Reduced soil tillage (often this means no tillage at all except for the possible preparation of a very small mini ‘seed bed’ right around the planted seed) is one means of doing that. It also reduces the cost of farming (less equipment, less time for field operations, and less fuel usage). Corn crop residues are especially valuable for protecting soil from erosion (i.e., if left on the surface and not plowed under). This is because of both their high quantity (about 9 tonnes/ha for a good average corn crop) and their slow rate of decomposition. They can stick around on the soil surface for 2-3 years.

Figure 4. Soybeans planted into tilled strip (credit: Ken Brett)

Figure 4. Soybeans planted into tilled strip (credit: Ken Brett)

By contrast, soybean crop residues decompose quite quickly after harvest time and in the following spring. This is one reason why farmers commonly plant winter wheat immediately after soybean harvest to protect the soil surface.
Winter wheat presents its own soil problems – mainly because it is harvested during midsummer (commonly in July), leaving the soil surface ‘unprotected’ for many months to follow. Wheat straw residue helps. But, at least in North America, it is not as plentiful as what remains after corn. Many farmers plant special cover crop species. The most common is red clover for which the seed is spread on winter wheat fields in early spring. This allows red clover plants to germinate and then subsist until the wheat is harvested; after harvest they usually flourish until growth stops with the arrival of colder weather in October. Red clover cover crops protect the soil surface from erosion while adding soil organic matter and nitrogen fertility (red clover is a legume). The crop which follows wheat/red-clover is usually corn.

Some farmers will plant other cover-crop species after the wheat is harvested, usually using ‘no-till’ seeders for reasons of speed and minimal soil disturbance.

Figure 5. Strip tillage & fertilization in bean residue (credit: Patrick Lynch)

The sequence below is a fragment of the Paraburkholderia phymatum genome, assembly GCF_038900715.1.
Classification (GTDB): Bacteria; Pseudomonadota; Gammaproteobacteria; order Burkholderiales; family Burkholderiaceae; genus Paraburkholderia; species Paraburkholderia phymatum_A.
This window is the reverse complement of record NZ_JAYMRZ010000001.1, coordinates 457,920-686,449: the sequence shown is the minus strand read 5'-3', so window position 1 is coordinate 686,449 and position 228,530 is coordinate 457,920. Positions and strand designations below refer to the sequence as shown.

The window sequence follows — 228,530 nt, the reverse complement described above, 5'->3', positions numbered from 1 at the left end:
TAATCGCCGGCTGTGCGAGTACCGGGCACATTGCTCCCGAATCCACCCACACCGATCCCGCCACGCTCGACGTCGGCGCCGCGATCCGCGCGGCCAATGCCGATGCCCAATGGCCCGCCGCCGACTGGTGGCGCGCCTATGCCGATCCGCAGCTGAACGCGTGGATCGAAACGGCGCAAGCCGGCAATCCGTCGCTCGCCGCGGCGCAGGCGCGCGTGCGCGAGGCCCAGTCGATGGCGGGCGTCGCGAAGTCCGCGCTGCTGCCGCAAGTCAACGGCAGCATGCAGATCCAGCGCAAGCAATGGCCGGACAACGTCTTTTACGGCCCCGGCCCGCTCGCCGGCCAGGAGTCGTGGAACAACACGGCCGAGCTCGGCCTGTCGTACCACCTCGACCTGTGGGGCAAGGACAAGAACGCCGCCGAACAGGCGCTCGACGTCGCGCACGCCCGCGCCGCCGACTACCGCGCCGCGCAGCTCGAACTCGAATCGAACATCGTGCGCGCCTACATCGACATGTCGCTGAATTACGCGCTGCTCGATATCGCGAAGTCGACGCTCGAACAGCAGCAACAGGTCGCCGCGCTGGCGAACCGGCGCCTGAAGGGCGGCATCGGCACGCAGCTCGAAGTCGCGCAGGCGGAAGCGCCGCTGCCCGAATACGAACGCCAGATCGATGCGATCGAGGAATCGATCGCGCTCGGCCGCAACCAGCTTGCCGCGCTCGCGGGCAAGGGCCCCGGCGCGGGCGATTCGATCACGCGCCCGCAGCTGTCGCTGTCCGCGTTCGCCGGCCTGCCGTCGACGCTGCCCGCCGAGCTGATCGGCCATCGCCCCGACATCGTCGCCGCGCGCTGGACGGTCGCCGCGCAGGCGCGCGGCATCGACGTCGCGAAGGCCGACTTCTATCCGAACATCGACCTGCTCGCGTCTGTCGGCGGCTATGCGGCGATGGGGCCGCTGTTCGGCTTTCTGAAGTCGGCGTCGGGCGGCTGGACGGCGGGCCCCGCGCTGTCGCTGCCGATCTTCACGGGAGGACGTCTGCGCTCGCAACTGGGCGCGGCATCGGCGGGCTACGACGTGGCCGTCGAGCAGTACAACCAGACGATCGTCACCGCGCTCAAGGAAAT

Figure 5. Strip tillage & fertilization in bean residue (credit: Patrick Lynch)

Early spring planting presents some challenges – and a need for compromise. Complete surface coverage is best for erosion control but it can mean slower drying of soil in spring. (Most Ontario soils begin each spring fully saturated with water, because of late-autumn and early-spring rainfall, and snow melt.) This is a special problem for corn which generally yields best when planted early. This is especially true for slow-drying clay soils. If residue coverage is really dense, some farmers will try to incorporate some residue into the soil with autumn tillage. Some farmers use strip tillage equipment to work a narrow strip (either in the fall, or a day or two before spring planting), thus allowing soil in the strip to dry out faster to permit early planting. If soil is planted when too wet, it ‘smears’ during planting operations and this can have a very negative effect on corn seedling growth and final yield.
GPS technology allows farms to plant corn into the centre of the tilled strips.

Figure 6. No-till corn plant in wheat residue (credit: Paul Sullivan, P.T. Sullivan Agro Inc)

Figure 6. No-till corn plant in wheat residue (credit: Paul Sullivan, P.T. Sullivan Agro Inc)

In addition most no-till planters have attachments which move residues a few cm to either side of the planted row. This permits sunshine penetration to the soil above the planted seed, and quicker germination. In some countries (notably north-western Europe), garden slugs will flourish with abundant soil surface organic matter coverage. Slugs eat the emerging crop plants. This is occasionally a problem in Ontario too.

Figure 7. Red clover after spring seeding into wheat in spring (credit: Patrick Lynch)

Figure 7. Red clover after spring seeding into wheat in spring (credit: Patrick Lynch)

Emerging plants in springtime in Ontario are also vulnerable to occasional late frosts, and this risk is magnified with lots of soil residue cover. It’s a trade off, with most farmers considering that the increased risk of frost damage is more than off-set by better soil quality and higher yields with ample soil residue cover, over a period of years.

Pest control is very important to the success of reduced and no-till cropping programs which allow for the abundant presence of soil surface residues. Fungicide and (usually) insecticide treatments are generally needed to protect planted seeds and emerging seedlings from diseases and insects which flourish in conditions of cool, damp soil and surface residue cover. Herbicides are needed for the weed control which was traditionally done by soil tillage. Organic farmers, who cannot use synthetic pesticides, often counter these insect and disease challenges by planting a little later and by using tillage implements for weed control which penetrate the soil only shallowly. While a few organic farmers and researchers are currently exploring options for the elimination of tillage, no-till organic farming remains largely unknown.

Figure 8. No-till corn into soybean residue (Credit: Paul Sullivan, P.T. Sullivan Agro Inc)

Figure 8. Corn planted into soybean residue after conservation (minimal)  tillage (Credit: Paul Sullivan, P.T. Sullivan Agro Inc)